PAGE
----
Learning in the religious education department exhibits a wide range of valuable, desirable and sought-after personal skills and attributes. Through studying religious education pupils are able to demonstrate their ability with the skills of investigation, interpretation, reflection, evaluation, empathy, analysis, synthesis, expression, application of knowledge and discernment. These go hand in hand with open-mindedness and a sense of spirituality.


At GCSE we study the OCR Religious Education examination, which involves pupils studying, Philosophy and Ethics as well as Christian and Buddhist beliefs and practice. Studying Religion, Philosophy and Ethics at GCSE is both challenging and rewarding. Pupils are required to use a range of thinking skills. Pupils are required to have opinions, be able to analyse and critique as well as consider why people hold certain points of view. The course covers issues from the problem of evil and life after death to relationships and war and peace and enables pupils to mature both academically and emotionally. During this course pupils gain skills such as empathy, consideration of others, self-evaluation and literacy skills. The lesson content is varied; pupils will be asked to partake in debates and discussions as well as working independently on essays. Results are excellent and reflect quality teaching and the dedication that pupils show to the subject.

A Level

During this challenging and rewarding course, students will develop their knowledge and understanding of a variety of philosophical arguments, ethical theories and theological ideas as well considering their own interpretations.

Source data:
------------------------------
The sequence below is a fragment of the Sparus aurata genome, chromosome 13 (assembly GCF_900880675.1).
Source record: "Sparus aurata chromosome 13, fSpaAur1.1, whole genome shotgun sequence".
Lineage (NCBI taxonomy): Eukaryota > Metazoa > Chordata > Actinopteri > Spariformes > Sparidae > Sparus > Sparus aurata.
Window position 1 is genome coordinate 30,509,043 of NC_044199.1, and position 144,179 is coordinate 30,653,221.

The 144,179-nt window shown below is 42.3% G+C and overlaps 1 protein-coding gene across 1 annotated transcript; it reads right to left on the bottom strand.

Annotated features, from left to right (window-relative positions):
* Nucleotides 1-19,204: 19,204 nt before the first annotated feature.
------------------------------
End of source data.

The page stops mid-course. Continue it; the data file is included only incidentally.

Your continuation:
The course covers the work of the great philosophers such as Plato, Kant, Aquinas and Descartes to more modern philosophical works. You will also be covering ethical theories and applied ethics, covering such topics as euthanasia and business ethics. As well as this students get to extend their understanding of the study of religion, particularly Christianity, considering its influence and history as well as the place that it has in today's world. During our lessons, students develop research and analytical skills, as well as logical thinking skills and the use of reasoned argument. 


Pupils studying religion in the department attend conferences and pay visits to places of religious importance. The department arranges a regular multi-cultural event where representatives from the major world religions come into school to work with pupils. We also run two residential trips in association with the History and Politics departments, to Berlin in year 10 and New York for Sixth Form pupils.

'Philosophy, Ethics and Theology is a thought-provoking subject. I have learnt how to analyse and listen to other points of view.’

'Philosophy, Ethics and Theology provided a refreshing insight into thinking. The course improved my analysis and evaluation skills whilst teaching topics that could be applied in all of my other subjects.’

'It is a subject that challenges you to ask, rather than answer.'

'It is interesting to see different people’s beliefs and discuss my own.'